Again, the difference between Adorno and Rudhyar comes to a historiographical difference: where Adorno believes that art freed itself from lies and developed itself as a great form during this period, Rudhyar sees music and art as the Prodigal Son, who has wandered away and felt the harshness of the world, and would presumably be better off reunited with his source of power. I think a shorthand for explaining the differences of the two philosophers can be given by how seriously they take Niezsche's Madman, which I will reproduce below for those who have not read it in full. Rudhyar is interested in reestablishing what made us spiritual, but doing it now, on our terms, without an unobservable metaphysic controlling us. Since we are in control of the character of our society, if we were all to act in a universal manner, one which promotes difference and cooperation, society would change. It is now only a "seed-idea," one that needs to develop to its fullest possibilities, one that art could channel into action in the world.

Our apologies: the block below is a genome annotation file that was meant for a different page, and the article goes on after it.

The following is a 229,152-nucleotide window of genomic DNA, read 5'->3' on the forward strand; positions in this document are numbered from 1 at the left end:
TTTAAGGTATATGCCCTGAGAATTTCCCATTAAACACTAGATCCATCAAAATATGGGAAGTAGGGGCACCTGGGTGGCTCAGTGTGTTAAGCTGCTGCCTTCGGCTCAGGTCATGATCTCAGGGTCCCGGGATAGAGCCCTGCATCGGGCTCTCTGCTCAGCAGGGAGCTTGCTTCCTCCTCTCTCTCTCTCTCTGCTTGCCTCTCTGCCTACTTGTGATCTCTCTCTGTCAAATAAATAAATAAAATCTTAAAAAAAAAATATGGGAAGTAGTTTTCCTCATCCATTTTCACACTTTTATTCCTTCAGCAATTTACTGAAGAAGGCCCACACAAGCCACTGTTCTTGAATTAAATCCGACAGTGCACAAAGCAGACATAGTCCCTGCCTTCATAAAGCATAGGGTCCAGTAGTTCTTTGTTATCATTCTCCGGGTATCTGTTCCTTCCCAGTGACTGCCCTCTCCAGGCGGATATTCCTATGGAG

Adorno's focus is more detailed and directed to what he calls the "dual character" of art, that its only options in modern life are to either be a commodity or cultural authority:
For a society in which art no longer has a place and which is pathological in all its reactions to it, art fragments on one hand into a reified, hardened cultural possession and on the other into a source of pleasure that the customer pockets and that for the most part has little to do with the object itself.In this sense, the work of society, its irrational relations and structure, make art ineffective as a transmission of power. Because of this ineffectiveness, the superstructure and base both need to change to enable art to have a revolutionary character, one that has been stifled by the negative dialectics offered by the enlightenment. That is to say, under the current conditions, the ideas of the ruling class are too difficult to defeat. Rudhyar's point would be that there just has not been enough power invested in defeating them.